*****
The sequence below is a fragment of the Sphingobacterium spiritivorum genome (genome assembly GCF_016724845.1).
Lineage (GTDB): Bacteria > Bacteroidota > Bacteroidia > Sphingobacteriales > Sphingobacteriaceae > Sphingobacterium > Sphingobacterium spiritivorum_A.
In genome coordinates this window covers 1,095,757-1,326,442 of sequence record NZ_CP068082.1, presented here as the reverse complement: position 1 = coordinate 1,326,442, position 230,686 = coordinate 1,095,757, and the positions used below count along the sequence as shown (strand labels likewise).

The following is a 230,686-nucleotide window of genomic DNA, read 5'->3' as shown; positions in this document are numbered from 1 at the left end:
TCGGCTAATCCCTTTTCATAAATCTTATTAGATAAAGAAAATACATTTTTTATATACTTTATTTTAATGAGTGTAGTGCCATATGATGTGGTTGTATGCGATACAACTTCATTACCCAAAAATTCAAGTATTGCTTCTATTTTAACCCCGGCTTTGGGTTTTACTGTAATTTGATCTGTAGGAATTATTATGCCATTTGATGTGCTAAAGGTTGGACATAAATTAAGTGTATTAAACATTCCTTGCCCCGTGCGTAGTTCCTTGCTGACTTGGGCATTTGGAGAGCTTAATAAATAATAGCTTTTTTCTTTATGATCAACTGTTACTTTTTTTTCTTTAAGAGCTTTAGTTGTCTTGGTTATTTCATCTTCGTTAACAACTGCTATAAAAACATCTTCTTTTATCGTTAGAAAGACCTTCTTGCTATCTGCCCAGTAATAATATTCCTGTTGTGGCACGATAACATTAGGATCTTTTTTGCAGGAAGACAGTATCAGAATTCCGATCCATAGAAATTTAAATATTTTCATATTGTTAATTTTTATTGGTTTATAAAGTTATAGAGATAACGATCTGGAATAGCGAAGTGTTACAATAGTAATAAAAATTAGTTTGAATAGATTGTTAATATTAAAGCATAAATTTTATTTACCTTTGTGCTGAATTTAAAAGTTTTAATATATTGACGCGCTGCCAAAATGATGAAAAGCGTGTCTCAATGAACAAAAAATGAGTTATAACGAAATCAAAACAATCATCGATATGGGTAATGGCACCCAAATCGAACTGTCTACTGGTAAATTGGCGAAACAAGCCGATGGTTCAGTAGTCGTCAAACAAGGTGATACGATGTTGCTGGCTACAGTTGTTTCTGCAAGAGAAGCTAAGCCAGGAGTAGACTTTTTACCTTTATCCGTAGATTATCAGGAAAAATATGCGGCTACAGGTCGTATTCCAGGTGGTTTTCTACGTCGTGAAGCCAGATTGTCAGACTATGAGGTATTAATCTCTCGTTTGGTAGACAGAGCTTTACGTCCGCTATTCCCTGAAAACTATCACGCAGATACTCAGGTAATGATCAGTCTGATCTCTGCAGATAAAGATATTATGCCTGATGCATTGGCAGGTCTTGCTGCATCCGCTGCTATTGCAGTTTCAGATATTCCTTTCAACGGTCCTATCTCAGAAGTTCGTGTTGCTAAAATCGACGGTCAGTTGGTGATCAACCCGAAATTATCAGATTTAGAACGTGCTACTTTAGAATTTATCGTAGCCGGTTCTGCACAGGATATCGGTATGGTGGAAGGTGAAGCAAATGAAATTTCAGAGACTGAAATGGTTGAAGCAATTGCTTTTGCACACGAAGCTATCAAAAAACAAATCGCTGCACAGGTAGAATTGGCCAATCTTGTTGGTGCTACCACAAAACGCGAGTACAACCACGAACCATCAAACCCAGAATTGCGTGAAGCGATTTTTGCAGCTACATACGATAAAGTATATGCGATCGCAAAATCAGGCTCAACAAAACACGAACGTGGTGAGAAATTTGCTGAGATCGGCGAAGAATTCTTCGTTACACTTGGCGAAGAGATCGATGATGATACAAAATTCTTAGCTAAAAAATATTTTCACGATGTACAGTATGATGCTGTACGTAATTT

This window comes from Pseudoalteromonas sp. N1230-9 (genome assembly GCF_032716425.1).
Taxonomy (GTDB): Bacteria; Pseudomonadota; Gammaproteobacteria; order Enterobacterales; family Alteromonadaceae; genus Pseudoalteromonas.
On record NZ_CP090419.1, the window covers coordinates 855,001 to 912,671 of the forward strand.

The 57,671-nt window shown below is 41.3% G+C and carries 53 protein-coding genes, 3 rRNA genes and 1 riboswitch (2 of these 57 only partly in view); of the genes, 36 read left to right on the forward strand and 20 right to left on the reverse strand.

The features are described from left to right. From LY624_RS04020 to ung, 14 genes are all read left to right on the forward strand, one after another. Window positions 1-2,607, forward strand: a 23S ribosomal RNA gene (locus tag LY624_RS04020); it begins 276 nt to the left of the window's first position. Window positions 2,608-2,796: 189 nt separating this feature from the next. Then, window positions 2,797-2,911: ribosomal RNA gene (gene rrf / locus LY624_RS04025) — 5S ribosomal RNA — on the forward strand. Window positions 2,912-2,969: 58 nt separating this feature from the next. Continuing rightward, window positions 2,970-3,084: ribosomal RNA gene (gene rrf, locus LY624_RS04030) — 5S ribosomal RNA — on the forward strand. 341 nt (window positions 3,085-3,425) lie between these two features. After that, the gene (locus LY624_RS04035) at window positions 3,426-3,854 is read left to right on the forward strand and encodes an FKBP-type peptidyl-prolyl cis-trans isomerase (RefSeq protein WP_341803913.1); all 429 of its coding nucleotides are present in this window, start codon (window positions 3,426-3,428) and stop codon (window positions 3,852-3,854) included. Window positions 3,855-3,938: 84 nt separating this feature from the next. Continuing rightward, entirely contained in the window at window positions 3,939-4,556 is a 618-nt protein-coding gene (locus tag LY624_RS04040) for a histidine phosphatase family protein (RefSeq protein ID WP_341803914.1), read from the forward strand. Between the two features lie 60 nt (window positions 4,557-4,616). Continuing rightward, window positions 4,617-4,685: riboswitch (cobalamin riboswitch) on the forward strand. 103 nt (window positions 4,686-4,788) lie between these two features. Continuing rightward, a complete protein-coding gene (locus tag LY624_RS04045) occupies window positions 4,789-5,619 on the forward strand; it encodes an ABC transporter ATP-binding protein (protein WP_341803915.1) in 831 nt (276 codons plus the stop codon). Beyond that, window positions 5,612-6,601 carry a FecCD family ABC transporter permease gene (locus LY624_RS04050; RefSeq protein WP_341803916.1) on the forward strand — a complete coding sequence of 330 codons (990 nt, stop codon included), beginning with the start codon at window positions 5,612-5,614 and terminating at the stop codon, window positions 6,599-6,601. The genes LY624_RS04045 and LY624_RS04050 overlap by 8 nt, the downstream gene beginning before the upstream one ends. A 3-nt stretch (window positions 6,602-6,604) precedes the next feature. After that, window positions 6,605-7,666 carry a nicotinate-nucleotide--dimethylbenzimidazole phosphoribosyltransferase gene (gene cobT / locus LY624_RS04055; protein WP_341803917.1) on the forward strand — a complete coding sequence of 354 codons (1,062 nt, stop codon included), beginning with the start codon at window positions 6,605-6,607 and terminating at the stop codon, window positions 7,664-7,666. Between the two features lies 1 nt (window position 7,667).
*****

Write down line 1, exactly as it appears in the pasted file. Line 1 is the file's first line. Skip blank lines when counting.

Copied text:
The sequence below is a fragment of the Sphingobacterium spiritivorum genome (genome assembly GCF_016724845.1).